Scandinavians are the healthiest in old age

Maciamo

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An interactive chart by The Economist shows the relation between life expectancy, GDP per capita, and the proportion of elderly people living in good health.

The results are somewhat surprising. While the French, Swiss, Italians and Spaniards live the longest, the graph shows that relatively few (40% in average) Italians and Austrians over 65 years old spend their retirement years in good health. Even the wealthy Swiss are well under the curve, at 50%. In contrast, the Swedes, Norwegians and Icelanders are all above the curve, with about 75 to 80% of them remaining healthy in old age. Danes and Germans are around 60%, only slightly above the curve.

Oddly, the Finns are slightly under average (about 45%), so one cannot say that the Nordic climate is what preserves health. The Estonians, Latvians and Lithuanians and most Slavs are also under average. Therefore difference is more likely genetic. In fact, Swedes and Norwegians, despite their very different GDP per capita, have a quasi identical proportion of healthy elderly. Sweden is actually slightly higher, especially for women.
 
The dark winters are a challenge in northern Europe. It causes many depressions.
Alcohol provides some comfort for the long nights, but it is not the best way to handle it.
 
I was expecting Finnland to be high, strange. How does Britain fare in this ?

Just checked, very average, if not the most average, so how is this related to Germanic groups our dear Maciamo :grin: Ireland is higher than Britain at about 60% like Denmark.

Malta's score is about 70%.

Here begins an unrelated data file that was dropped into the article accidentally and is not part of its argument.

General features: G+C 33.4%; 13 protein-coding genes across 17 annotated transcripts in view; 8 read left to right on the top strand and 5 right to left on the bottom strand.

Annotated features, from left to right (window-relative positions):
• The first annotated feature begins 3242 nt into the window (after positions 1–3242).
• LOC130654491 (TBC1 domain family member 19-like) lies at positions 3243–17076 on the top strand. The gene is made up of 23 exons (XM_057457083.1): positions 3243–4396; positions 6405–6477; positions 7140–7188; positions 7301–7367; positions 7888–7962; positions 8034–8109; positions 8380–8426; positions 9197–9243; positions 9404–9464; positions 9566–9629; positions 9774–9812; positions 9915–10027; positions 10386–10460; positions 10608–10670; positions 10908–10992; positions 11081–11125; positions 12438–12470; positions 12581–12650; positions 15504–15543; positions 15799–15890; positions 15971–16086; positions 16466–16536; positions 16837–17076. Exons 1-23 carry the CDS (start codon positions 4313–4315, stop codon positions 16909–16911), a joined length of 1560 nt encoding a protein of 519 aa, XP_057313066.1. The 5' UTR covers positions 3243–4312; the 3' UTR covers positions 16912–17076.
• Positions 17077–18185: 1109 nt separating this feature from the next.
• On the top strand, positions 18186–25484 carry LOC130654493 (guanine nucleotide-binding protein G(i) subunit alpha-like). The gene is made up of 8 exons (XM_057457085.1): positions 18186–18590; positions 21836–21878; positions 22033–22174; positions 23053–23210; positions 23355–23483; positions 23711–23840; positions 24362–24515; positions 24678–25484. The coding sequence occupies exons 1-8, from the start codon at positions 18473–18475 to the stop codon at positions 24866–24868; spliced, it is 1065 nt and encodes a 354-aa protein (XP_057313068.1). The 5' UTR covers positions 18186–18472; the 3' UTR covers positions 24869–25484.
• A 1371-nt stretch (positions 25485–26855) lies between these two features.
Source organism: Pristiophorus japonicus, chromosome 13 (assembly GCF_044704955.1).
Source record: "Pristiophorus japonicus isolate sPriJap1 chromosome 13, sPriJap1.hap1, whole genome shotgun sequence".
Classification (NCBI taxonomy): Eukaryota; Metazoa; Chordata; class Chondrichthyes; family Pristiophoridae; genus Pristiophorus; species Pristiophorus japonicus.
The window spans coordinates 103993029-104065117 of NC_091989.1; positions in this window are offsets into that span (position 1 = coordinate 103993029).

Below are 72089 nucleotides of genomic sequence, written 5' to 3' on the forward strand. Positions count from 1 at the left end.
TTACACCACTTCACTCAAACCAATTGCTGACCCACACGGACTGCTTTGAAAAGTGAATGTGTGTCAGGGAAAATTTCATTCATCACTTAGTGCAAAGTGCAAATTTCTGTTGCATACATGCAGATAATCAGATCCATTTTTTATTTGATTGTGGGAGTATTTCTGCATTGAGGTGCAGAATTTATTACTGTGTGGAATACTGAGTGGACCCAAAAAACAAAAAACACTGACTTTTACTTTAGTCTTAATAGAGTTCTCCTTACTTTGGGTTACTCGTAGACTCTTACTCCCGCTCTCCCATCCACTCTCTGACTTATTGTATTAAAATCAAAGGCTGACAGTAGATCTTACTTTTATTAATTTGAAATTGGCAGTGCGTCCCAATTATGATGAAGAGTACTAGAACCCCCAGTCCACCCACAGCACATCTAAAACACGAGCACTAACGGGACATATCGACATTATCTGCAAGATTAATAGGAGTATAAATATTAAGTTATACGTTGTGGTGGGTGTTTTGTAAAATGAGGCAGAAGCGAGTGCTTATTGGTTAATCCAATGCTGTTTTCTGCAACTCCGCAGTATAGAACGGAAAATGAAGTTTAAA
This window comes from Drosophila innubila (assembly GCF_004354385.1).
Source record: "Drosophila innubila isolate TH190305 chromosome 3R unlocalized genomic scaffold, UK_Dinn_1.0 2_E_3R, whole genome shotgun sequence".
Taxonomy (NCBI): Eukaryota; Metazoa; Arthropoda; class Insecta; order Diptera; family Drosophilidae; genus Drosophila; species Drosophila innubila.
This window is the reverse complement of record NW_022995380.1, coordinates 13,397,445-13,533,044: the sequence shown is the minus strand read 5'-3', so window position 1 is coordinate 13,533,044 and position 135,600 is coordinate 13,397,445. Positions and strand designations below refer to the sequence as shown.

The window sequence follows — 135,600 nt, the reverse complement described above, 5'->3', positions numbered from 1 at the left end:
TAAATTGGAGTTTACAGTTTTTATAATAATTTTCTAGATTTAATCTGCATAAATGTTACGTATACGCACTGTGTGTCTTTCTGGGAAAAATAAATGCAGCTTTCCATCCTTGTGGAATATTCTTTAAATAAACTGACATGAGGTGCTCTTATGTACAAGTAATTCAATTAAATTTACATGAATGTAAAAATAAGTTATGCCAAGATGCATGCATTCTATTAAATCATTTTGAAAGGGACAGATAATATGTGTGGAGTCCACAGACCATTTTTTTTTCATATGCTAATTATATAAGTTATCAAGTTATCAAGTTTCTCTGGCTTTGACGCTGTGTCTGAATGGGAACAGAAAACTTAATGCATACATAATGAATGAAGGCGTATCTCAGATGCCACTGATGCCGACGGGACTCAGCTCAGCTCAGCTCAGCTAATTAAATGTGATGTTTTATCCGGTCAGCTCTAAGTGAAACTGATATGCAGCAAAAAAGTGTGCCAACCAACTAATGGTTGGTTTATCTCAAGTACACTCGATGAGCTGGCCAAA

The dark winters are a challenge in northern Europe. It causes many depressions.
Alcohol provides some comfort for the long nights, but it is not the best way to handle it.

It seems to me the article says the opposite; That those "dark nights" do not affect health at all and in fact Scandos live not only long, but also in good health.
 
It seems to me the article says the opposite; That those "dark nights" do not affect health at all and in fact Scandos live not only long, but also in good health.

the article doesn't say anything about long winter nights and depressions, it's something I remember from some older articles
the article mentions pavements and pedestrian signals, I don't think that is a decisive factor, IMO it is more about the attitiude of these older people toward life
 
The article is not saying they are less subject to the major killers like heart attacks, strokes, cancer. It's rather the opposite, since those diseases are the lethal ones, and they have a lower life span. They're talking about things like eyesight and hearing. I would bet that for women, who are also in poorer health on average, things like arthritis also come into play, which anecdotally really seems to plague the old in Italy. More chronic and manageable, but less lethal diseases may predominate elsewhere.

I don't know, would you rather die four or five years earlier rather than live with arthritis and have to wear a hearing aid?

You'd have to see their data for "poor health" to know what's really going on.

If the Scandinavians didn't have such high rates of suicide caused by depression, their stats for longevity would be better. I don't think, btw, that it's all because of lack of sunlight, although that definitely is a factor. Clinical depression, in contrast to situational depression, is heavily genetic in origin. Of course, if the Italians didn't smoke so much, and if they didn't take so many risks while driving, causing so many deaths in traffic accidents, the same would be true. There may be some part of those behaviors which is also genetic.
 
South Koreans and Sardinians live the longest

live longest may or may not mean healthiest
 
South Koreans and Sardinians live the longest

live longest may or may not mean healthiest

it's not age that counts, it's how long you stay healthy
quantity is useless, we need quality
 
As I said, it depends how you define "ill health". I've thought about it some more, and I'd rather live five years longer even if I have to wear a hearing aid, or get cataract surgery. I've lived with hypertension for 15 years already. A little pill each day takes care of it. If I have to live with arthritis, it depends how debilitating it is, I suppose. If it's morning stiffness and creaking joints, I'll take it. If it's type two diabetes where I have to watch my diet, fine. If it's type 2 diabetes where I have to constantly take injections, maybe not.